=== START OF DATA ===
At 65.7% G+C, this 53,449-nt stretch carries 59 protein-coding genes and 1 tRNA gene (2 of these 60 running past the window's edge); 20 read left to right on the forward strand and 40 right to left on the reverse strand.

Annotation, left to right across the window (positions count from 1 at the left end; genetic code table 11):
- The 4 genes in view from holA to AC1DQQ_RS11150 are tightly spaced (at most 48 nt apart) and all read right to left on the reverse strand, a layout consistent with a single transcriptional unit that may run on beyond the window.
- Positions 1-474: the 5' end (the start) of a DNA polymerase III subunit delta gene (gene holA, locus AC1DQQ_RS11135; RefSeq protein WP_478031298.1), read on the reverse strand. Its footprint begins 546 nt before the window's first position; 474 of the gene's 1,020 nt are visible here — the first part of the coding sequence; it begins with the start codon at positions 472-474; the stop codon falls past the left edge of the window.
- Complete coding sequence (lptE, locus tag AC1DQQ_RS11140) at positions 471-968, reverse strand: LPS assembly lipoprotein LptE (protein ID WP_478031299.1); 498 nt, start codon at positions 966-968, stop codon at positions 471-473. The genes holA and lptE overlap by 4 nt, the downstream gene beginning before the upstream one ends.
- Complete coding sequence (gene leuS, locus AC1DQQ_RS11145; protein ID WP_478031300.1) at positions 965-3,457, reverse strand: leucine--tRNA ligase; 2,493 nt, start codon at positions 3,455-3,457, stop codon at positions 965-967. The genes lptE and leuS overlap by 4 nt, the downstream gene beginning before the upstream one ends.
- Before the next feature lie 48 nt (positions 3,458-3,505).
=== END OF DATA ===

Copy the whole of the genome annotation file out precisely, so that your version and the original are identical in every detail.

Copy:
At 65.7% G+C, this 53,449-nt stretch carries 59 protein-coding genes and 1 tRNA gene (2 of these 60 running past the window's edge); 20 read left to right on the forward strand and 40 right to left on the reverse strand.

Annotation, left to right across the window (positions count from 1 at the left end; genetic code table 11):
- The 4 genes in view from holA to AC1DQQ_RS11150 are tightly spaced (at most 48 nt apart) and all read right to left on the reverse strand, a layout consistent with a single transcriptional unit that may run on beyond the window.
- Positions 1-474: the 5' end (the start) of a DNA polymerase III subunit delta gene (gene holA, locus AC1DQQ_RS11135; RefSeq protein WP_478031298.1), read on the reverse strand. Its footprint begins 546 nt before the window's first position; 474 of the gene's 1,020 nt are visible here — the first part of the coding sequence; it begins with the start codon at positions 472-474; the stop codon falls past the left edge of the window.
- Complete coding sequence (lptE, locus tag AC1DQQ_RS11140) at positions 471-968, reverse strand: LPS assembly lipoprotein LptE (protein ID WP_478031299.1); 498 nt, start codon at positions 966-968, stop codon at positions 471-473. The genes holA and lptE overlap by 4 nt, the downstream gene beginning before the upstream one ends.
- Complete coding sequence (gene leuS, locus AC1DQQ_RS11145; protein ID WP_478031300.1) at positions 965-3,457, reverse strand: leucine--tRNA ligase; 2,493 nt, start codon at positions 3,455-3,457, stop codon at positions 965-967. The genes lptE and leuS overlap by 4 nt, the downstream gene beginning before the upstream one ends.
- Before the next feature lie 48 nt (positions 3,458-3,505).